A subscriber orders a car through the Uber app.

Use the ride-sharing app on your smartphone and you’re likely to have a driver pull up in some basic econobox. Sign up for one of the car-sharing services and you’ll usually find a similarly no-frills model waiting as you rent by the hour.

But Mercedes-Benz wants to take things a bit upscale as it announces new deals with Uber, the largest American ride-sharing service, and short-term rental company Car2Go.

Automakers from around the world have been rushing to find new ways to expand into new mobility services ventures. General Motors, for one, went so far as to invest $500 million into Uber’s prime competitor, Lyft, last year. But the new Mercedes-Benz deals could give reason for upscale motorists to try out ride and car-sharing alternatives.

(Click Here to learn why Mercedes has taken the global luxury sales lead.)

Mercedes’ parent Daimler AG’s deal with Uber has a unique twist: the cars it plans to provide the ride-sharing service will be autonomous. Uber CEO Travis Kalanick has outlined plans to eventually fill his fleet with fully driverless vehicles that could cut costs so low it would be cheaper, he promises, to ride with the service than actually owning a private automobile.

Daimler AG Chief Dieter Zetsche is pressing hard into new mobility services.

“Auto manufacturers like Daimler are crucial to our strategy because Uber has no experience making cars — and in fact, making cars is really hard,” Kalanick said in a blog post explaining the new partnership.

Unlike other autonomous vehicle projects it has underway, Uber will leave the keys with Daimler, so to speak, the German maker in charge of developing the autonomous systems in the Mercedes vehicles. Mercedes has, over the last several years, shown a variety of autonomous and fully driverless concept vehicles, such as its F 015 prototype.

“Mobility service providers offer an ideal platform for autonomous driving technology and Uber is a leading mobility platform company,” said Daimler CEO and Mercedes brand chief Dieter Zetsche. “The real revolution in future mobility lies in intelligently linking the four major trends we call CASE: connectivity, autonomous driving, sharing and electric mobility. And we will certainly be the driver of these changes.”

Uber has already been experimenting with autonomous vehicles – those still requiring a backup “operator.” It is running a small fleet of self-driving Ford Focus sedans in Pittsburgh, where it also has an autonomous vehicle research center. And in December it briefly started a second pilot in San Francisco using modified Volvo XC90 SUVs. That program was scrubbed a week later, however, due to Uber’s decision not to apply for a California permit. It has since moved the Volvos to Arizona.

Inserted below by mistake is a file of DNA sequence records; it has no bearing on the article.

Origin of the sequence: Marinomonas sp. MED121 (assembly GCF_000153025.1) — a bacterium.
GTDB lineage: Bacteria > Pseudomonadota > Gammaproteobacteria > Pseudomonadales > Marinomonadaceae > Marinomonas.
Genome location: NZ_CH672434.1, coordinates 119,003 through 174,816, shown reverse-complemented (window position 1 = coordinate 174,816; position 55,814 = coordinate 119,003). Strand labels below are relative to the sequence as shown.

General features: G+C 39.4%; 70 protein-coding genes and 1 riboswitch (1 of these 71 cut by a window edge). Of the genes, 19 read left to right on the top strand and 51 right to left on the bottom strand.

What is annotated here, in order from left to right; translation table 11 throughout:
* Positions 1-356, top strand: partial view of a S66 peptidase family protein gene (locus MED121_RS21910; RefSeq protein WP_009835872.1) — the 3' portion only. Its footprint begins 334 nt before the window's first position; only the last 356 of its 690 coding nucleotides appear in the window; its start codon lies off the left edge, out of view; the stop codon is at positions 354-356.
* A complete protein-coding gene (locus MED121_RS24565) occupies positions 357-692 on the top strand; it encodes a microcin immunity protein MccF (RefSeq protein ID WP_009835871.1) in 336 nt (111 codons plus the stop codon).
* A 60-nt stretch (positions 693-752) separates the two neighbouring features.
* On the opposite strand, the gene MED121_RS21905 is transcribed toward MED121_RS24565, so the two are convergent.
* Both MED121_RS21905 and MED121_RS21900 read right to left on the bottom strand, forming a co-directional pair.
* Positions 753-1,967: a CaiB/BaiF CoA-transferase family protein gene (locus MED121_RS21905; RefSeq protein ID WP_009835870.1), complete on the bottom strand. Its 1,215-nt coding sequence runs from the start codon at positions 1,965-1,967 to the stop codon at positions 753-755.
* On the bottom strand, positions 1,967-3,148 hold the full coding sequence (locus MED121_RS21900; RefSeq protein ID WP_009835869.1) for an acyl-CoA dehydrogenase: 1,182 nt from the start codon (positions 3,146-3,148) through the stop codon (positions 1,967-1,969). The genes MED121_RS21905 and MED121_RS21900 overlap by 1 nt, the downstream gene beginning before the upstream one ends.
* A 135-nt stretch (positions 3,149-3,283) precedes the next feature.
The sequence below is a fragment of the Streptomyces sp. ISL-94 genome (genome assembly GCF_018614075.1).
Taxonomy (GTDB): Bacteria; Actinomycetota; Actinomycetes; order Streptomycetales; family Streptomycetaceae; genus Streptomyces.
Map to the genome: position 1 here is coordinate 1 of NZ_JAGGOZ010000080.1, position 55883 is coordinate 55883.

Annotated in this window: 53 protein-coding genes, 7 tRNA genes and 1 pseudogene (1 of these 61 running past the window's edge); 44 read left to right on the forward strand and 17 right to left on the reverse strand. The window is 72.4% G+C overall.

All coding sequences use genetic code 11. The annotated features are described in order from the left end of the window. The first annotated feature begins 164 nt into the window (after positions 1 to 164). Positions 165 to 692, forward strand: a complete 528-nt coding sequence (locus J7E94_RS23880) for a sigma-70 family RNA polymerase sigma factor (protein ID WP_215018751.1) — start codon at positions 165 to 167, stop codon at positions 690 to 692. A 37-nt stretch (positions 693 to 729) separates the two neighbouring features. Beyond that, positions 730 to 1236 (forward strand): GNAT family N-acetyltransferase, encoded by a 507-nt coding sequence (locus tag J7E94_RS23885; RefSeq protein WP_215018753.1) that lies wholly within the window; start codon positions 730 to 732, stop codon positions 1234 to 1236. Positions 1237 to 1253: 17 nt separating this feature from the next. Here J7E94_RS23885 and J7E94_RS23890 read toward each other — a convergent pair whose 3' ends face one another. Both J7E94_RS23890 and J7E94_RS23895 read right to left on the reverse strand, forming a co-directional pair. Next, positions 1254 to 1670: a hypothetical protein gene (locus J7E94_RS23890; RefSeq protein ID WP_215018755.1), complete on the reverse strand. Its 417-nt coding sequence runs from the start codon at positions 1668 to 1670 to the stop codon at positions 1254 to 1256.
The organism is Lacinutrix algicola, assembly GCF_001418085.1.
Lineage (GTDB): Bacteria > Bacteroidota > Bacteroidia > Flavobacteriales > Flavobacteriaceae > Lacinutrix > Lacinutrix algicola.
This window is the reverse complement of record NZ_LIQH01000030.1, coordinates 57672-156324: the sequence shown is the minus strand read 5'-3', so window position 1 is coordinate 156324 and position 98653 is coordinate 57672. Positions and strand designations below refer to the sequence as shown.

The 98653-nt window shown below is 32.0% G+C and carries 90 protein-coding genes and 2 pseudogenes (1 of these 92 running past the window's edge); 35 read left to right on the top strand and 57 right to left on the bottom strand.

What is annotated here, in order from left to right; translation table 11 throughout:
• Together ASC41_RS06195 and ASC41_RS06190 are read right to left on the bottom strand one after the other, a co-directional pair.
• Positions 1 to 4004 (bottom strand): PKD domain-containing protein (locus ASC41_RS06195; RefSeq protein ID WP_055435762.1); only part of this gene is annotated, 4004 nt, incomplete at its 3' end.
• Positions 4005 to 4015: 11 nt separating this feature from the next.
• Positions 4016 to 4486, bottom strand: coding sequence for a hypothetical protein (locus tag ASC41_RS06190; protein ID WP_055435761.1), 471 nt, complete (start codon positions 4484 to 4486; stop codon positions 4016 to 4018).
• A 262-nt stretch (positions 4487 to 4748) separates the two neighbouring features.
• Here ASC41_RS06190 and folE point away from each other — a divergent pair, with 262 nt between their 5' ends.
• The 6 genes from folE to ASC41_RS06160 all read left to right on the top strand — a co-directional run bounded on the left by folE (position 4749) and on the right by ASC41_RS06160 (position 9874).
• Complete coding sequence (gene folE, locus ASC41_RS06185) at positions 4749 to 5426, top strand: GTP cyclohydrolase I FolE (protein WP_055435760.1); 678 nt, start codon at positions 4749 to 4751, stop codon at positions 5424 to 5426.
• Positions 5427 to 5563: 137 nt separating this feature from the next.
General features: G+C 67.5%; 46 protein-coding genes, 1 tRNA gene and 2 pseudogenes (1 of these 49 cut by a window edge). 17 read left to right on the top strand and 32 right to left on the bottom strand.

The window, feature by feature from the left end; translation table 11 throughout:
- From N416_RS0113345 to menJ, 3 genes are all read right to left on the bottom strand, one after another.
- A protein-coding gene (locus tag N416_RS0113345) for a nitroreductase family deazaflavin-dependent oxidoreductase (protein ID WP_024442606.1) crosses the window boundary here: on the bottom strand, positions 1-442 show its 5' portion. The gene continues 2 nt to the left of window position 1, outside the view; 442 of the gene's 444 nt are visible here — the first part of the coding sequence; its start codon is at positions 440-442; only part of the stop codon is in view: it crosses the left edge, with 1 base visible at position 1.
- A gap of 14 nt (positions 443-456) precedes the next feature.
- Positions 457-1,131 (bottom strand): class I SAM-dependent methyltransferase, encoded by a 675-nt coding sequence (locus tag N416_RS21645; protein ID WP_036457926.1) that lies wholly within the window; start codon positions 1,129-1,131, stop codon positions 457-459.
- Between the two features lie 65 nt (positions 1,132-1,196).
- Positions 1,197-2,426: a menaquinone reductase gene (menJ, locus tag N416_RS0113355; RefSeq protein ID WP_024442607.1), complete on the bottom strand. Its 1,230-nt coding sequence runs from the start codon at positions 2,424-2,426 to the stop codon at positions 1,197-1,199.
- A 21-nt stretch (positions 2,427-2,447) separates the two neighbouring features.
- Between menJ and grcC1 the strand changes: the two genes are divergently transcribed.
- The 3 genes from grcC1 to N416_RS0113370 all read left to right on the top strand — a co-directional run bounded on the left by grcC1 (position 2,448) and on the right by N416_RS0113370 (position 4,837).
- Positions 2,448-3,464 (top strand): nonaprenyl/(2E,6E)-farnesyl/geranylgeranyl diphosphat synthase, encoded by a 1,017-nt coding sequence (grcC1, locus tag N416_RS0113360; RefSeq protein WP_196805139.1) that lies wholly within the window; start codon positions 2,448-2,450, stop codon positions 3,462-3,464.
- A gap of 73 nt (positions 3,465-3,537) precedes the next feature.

As for the deal with car-sharing service Car2Go, Daimler has already had a long-standing relationship through its Smart brand. But the Mercedes partnership takes things from drab to exotic.

A Smart car in Berlin, part of Daimler's initial alliance with the Car2Go car-sharing service.

The service won’t be offering the most exclusive Mercedes models. No S-Class, or even E-Class sedans and coupes. But the coupe-like CLA sedans and GLA crossovers nonetheless represent a step-up for Car2Go.

“Today, we take another step towards the future,” said Zetsche, stressing Daimler’s commitment to car-sharing and other alternative mobility ventures.

(Uber exec sees bright future for sharing. Click Here to learn why.)

The Mercedes models will be offered on an hourly rental basis starting this week in Austin, Texas, Portland, Oregon and Seattle. The partners have not announced if and when the line-up of luxury models would expand to other Car2Go locations.

But competition is clearly heating up in both car- and ride-sharing segments, encouraging more experimentation — and more attractive products.

Daimler’s two German rivals, BMW and the Volkswagen Group, are both partnering in various mobility efforts, as are other major makers such as Toyota, Ford and GM. The latter has even launched its own car-sharing venture, dubbed Maven, currently expanding to a number of cities across the U.S.

Some experts have suggested that car sales could actually start to decline in the U.S. and other major markets by the mid-2020s, especially in major cities, as car buyers abandon their personal vehicles in favor of various sharing alternatives.

(Even ride-sharing services Lyft and Uber get caught up in political turmoil. Click Here for the story.)

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